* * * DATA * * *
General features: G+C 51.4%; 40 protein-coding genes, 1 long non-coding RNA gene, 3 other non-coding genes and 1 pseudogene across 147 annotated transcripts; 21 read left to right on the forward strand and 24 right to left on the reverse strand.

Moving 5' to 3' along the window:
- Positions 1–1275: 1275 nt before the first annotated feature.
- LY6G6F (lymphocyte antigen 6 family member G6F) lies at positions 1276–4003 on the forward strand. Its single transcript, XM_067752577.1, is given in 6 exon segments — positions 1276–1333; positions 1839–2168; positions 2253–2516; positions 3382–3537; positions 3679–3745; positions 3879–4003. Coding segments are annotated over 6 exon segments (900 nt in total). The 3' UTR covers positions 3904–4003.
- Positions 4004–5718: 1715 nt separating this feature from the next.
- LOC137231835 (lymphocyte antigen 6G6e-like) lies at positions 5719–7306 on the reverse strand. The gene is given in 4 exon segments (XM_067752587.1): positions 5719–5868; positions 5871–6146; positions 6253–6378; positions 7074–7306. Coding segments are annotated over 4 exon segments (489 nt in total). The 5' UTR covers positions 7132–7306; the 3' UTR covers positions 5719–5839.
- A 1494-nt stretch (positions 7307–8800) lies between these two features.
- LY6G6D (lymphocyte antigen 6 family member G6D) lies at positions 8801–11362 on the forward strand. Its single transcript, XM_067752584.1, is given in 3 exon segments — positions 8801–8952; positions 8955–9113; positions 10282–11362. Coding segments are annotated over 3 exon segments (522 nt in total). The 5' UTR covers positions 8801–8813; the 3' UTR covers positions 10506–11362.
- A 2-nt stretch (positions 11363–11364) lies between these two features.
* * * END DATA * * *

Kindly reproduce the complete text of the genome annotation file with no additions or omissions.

General features: G+C 51.4%; 40 protein-coding genes, 1 long non-coding RNA gene, 3 other non-coding genes and 1 pseudogene across 147 annotated transcripts; 21 read left to right on the forward strand and 24 right to left on the reverse strand.

Moving 5' to 3' along the window:
- Positions 1–1275: 1275 nt before the first annotated feature.
- LY6G6F (lymphocyte antigen 6 family member G6F) lies at positions 1276–4003 on the forward strand. Its single transcript, XM_067752577.1, is given in 6 exon segments — positions 1276–1333; positions 1839–2168; positions 2253–2516; positions 3382–3537; positions 3679–3745; positions 3879–4003. Coding segments are annotated over 6 exon segments (900 nt in total). The 3' UTR covers positions 3904–4003.
- Positions 4004–5718: 1715 nt separating this feature from the next.
- LOC137231835 (lymphocyte antigen 6G6e-like) lies at positions 5719–7306 on the reverse strand. The gene is given in 4 exon segments (XM_067752587.1): positions 5719–5868; positions 5871–6146; positions 6253–6378; positions 7074–7306. Coding segments are annotated over 4 exon segments (489 nt in total). The 5' UTR covers positions 7132–7306; the 3' UTR covers positions 5719–5839.
- A 1494-nt stretch (positions 7307–8800) lies between these two features.
- LY6G6D (lymphocyte antigen 6 family member G6D) lies at positions 8801–11362 on the forward strand. Its single transcript, XM_067752584.1, is given in 3 exon segments — positions 8801–8952; positions 8955–9113; positions 10282–11362. Coding segments are annotated over 3 exon segments (522 nt in total). The 5' UTR covers positions 8801–8813; the 3' UTR covers positions 10506–11362.
- A 2-nt stretch (positions 11363–11364) lies between these two features.